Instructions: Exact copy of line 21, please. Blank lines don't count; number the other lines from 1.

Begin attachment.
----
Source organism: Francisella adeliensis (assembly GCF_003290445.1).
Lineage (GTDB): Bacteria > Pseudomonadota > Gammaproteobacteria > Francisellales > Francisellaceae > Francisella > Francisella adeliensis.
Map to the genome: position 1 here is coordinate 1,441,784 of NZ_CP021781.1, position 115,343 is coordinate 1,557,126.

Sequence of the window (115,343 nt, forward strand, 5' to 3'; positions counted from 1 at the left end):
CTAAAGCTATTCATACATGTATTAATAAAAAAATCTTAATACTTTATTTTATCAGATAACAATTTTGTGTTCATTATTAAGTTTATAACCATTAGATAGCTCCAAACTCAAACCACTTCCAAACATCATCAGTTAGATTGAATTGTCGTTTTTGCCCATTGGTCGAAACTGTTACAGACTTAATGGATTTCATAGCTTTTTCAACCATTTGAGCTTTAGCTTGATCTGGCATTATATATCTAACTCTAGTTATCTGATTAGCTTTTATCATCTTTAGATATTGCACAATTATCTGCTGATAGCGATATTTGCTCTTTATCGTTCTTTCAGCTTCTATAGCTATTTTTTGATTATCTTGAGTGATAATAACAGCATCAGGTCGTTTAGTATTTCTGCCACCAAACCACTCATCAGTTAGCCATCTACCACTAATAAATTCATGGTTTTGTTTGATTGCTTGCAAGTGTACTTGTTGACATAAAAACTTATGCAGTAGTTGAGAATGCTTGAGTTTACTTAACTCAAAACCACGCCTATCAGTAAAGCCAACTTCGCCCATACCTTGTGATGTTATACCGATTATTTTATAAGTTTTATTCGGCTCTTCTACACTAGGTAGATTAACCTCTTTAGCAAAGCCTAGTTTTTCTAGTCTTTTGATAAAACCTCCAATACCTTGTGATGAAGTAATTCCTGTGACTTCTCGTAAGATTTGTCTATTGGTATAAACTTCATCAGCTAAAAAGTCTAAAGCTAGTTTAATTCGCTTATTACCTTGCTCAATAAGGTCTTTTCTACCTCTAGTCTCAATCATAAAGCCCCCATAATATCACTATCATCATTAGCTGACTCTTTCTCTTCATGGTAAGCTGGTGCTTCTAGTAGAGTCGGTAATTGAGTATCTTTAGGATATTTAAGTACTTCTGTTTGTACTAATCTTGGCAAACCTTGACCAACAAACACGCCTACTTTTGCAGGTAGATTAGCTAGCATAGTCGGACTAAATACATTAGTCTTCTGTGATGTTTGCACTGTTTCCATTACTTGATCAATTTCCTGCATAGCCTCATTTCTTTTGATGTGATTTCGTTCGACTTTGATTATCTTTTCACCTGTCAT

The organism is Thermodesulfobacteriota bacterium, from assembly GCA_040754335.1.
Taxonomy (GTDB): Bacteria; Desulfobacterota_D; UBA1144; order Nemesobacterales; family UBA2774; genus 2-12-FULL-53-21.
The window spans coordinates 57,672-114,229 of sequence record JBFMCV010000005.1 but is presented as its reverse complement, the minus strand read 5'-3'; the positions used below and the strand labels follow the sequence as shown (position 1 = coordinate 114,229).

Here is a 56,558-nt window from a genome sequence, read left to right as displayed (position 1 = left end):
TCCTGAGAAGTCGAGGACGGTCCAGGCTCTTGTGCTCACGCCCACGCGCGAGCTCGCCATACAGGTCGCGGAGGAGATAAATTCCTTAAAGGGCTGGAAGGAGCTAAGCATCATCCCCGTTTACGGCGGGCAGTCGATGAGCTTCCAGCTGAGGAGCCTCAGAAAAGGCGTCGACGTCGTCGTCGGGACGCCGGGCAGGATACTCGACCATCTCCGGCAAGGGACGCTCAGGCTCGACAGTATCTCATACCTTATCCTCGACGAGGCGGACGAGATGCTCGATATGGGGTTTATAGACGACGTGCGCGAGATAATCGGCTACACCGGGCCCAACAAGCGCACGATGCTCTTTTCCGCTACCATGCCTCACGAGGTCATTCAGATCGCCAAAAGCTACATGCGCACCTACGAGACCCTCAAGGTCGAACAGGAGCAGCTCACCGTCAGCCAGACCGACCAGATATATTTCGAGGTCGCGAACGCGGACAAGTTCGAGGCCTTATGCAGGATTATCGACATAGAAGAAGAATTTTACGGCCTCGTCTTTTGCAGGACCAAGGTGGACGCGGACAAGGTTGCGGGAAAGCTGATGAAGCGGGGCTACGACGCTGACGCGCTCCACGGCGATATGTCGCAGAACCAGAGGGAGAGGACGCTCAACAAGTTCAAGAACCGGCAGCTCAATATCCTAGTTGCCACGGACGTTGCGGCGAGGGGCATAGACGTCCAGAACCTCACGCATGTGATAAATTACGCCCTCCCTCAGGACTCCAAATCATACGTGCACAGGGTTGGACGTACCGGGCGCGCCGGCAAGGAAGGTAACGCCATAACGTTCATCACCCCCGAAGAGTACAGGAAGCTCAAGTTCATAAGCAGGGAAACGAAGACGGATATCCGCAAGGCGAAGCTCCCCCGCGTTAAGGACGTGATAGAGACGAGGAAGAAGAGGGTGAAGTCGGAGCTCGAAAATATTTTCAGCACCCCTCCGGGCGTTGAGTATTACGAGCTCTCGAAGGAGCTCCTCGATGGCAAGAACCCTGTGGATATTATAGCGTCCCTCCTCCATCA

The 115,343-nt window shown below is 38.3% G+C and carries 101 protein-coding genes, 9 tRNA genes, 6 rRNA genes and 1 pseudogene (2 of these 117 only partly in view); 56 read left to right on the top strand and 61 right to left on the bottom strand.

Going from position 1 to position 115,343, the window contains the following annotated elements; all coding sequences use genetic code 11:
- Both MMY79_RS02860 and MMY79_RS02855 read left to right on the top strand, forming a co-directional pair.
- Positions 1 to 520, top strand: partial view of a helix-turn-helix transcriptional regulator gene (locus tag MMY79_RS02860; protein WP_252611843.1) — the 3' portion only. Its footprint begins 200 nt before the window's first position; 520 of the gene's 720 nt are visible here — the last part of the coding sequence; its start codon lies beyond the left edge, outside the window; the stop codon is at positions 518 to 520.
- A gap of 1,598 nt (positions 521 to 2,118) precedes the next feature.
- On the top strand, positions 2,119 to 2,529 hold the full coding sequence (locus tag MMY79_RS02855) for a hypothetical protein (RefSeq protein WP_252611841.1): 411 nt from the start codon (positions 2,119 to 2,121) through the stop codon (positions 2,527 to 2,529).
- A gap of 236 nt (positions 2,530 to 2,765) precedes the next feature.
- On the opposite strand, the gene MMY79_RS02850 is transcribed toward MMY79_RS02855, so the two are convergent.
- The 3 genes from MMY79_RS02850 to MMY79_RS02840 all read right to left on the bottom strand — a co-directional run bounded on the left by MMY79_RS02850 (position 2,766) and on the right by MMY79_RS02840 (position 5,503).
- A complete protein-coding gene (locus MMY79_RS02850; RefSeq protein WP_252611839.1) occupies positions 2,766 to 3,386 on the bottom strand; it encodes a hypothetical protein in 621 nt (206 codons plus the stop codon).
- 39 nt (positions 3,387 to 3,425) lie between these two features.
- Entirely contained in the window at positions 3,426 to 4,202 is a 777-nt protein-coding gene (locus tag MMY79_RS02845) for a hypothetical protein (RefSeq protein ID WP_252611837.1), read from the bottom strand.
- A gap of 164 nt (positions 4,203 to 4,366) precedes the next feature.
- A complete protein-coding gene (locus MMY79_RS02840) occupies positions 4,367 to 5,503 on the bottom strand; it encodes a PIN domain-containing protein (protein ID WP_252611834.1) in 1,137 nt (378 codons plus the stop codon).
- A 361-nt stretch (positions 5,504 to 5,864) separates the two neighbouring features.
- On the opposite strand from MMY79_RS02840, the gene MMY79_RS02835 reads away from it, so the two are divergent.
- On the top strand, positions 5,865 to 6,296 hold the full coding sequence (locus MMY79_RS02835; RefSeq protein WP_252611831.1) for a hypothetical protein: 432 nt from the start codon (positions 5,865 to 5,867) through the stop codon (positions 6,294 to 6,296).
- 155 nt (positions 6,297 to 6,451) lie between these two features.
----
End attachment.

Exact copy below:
- 39 nt (positions 3,387 to 3,425) lie between these two features.